Jesse Potash is the founder of PUBSLUSH Press, a social, full-service publisher that lets readers decide which books get published. For every book sold, PUBSLUSH Press donates a book to a child in need. Jesse’s background is in financial services, but he also has experience in publishing, fashion and advertising. Jesse serves on the PUBSLUSH Foundation’s board of directors, which is committed to supporting children’s literacy initiatives worldwide. He is a native New Yorker, yogi, boxer and avid traveler.
What are you working on right now?
At the moment, we are involved in several industry conferences (speaking, exhibiting, etc.), so we have a busy few months of travel ahead. Beyond that, we are focused on bringing PUBSLUSH through a successful beta phase and scaling it on a national level. We are preparing to launch a professional and collegiate ambassador program that will announce our brand to a much wider audience and engage new users to become part of our social, global book club with a cause. We are also planning to publish our first book within the next few months and introduce some very exciting new partnerships.
Where did the idea for PUBSLUSH come from?
My obsession with Harry Potter and JK Rowling; specifically, her Harvard commencement speech in 2008. I just find everything about Harry Potter amazing: the idea, the writing, JK Rowling’s story and the impact it has had on the world. I didn’t understand how 12 acquisition editors could have rejected such an amazing book. I felt inspired to create something that would be an alternative to the existing talent discovery process. The philanthropic component was introduced because of my human rights experience, my love of TOMS Shoes and my desire to create a concept truly centered around giving: giving a voice to aspiring authors, giving readers the power to decide which books get published and giving books to children who are without access to literature.
What does your typical day look like?
Truthfully, it’s never typical. The constants are: 1) tons of reading and research, 2) meetings with my team, advisers and potential partners, 3) community management like responding to questions, concerns and inquiries, 4) developing and executing business development opportunities and 5) enhancing the site’s functionality.
How do you bring ideas to life?
I have an idea journal. When I have an idea, I keep writing until I realize it won’t work or I don’t care enough to overcome the obstacles associated with it. If neither of these things happen, I investigate the industry and the competition and go from there.
What’s one trend that really excites you?
When I worked in fashion, my life was trends. Now, not so much. I guess I like that people are getting more into health and nutrition. Is that a trend, though? I hope not.
What was the worst job you ever had and what did you learn from it?
Golf caddy. Brief, traumatic experience. I learned that a job should always create value in your life. If it doesn’t, next!
If you were to start again, what would you do differently?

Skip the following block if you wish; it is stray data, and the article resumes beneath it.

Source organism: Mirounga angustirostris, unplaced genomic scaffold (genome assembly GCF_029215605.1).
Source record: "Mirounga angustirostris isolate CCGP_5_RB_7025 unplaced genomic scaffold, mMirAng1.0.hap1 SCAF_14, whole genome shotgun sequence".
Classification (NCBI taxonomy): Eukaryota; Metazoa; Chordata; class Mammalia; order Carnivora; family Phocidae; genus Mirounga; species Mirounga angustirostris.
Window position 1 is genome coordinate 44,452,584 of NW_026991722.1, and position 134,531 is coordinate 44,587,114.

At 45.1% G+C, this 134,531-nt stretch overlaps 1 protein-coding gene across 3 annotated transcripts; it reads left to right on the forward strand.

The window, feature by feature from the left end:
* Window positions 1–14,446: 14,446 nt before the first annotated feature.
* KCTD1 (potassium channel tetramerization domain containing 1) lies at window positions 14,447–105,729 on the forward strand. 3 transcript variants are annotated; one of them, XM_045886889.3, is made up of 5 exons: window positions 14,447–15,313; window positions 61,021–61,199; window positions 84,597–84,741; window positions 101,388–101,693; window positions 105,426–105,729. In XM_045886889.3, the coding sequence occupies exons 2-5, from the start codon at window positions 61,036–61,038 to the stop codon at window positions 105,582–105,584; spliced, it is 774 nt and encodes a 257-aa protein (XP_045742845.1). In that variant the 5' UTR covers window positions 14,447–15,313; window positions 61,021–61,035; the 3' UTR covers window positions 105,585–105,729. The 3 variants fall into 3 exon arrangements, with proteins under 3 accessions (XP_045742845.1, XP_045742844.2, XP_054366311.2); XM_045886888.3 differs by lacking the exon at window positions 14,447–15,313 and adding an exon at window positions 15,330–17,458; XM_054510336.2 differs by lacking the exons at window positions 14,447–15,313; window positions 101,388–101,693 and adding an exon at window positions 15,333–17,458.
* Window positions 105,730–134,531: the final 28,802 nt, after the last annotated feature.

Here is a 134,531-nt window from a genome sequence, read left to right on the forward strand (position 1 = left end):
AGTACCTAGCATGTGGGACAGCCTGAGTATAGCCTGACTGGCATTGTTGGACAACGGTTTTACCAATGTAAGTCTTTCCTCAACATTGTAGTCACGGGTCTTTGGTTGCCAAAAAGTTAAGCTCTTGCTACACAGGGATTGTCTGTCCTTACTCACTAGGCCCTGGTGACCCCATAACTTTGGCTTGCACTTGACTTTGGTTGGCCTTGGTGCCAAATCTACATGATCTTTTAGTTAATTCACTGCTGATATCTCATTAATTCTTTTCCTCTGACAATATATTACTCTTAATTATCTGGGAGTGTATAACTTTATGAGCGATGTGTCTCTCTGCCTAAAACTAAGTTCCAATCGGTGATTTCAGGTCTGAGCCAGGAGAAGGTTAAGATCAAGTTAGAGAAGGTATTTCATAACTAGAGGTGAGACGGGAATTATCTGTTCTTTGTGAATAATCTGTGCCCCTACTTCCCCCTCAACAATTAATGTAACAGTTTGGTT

Nada. Every mistake has made me more perceptive. Some (most) things you just have to learn for yourself.
As an entrepreneur, what is the one thing you do over and over and recommend everyone else do?
For me, the most important thing is to maintain perspective. It’s easy to get overwhelmed and sucked in. Personally, I find that perspective in yoga. My yoga teacher, Kara Kerek, said it best, “we exhaust the body just enough to still the mind.” I don’t think I could function without that regular reset.
What is one business idea that you’re willing to give away to our readers?
Cake pop shop! No, I’m really serious. We talk about it all the time.
Tell us a secret.
My friend and I used to always wait in line for the midnight release of new Harry Potter books. We would read them from start to finish in my car in the parking lot of Barnes & Noble. And then again the next day.
What are your three favorite online tools and what do you love about them?
What is the one book that you recommend our community should read and why?
I rarely read nonfiction, but I would highly recommend Mighty Be Our Powers by Leymah Gbowee. I saw her speak at Columbia’s Social Entrepreneurship Conference the day she won the Nobel Peace Prize and it was a moment I will never forget. This woman’s story is so overwhelming, I can’t even describe it. Talk about maintaining perspective, just read her memoir.
What’s on your playlist?
Mariah, The Kills, Aretha, Manu Chao, Adele.
If you weren’t working on PUBSLUSH, what would you be doing?
Three people we should follow on Twitter and why?
- @gawker: News with sass.
- @newinquiry: Innovative cultural commentary.
- @whitegrlproblem: Out of control funny.
When was the last time you laughed out loud? What caused it?
I’m always laughing out loud. My team is pretty hysterical. I also constantly crack myself up (probably too much?).
Who is your hero?
What is your opinion on where the publishing industry is headed?
I am a huge advocate of digital. I mean, I love a printed book but the advantages of ebooks are just so undeniable. Also, I think the role of the publisher is drastically changing. PUBSLUSH, first and foremost, is a high-quality (as determined by readers) content discovery, cultivation and distribution platform.
What advice do you live by?
“Whatever you are, be a good one!” Thanks, Abe.
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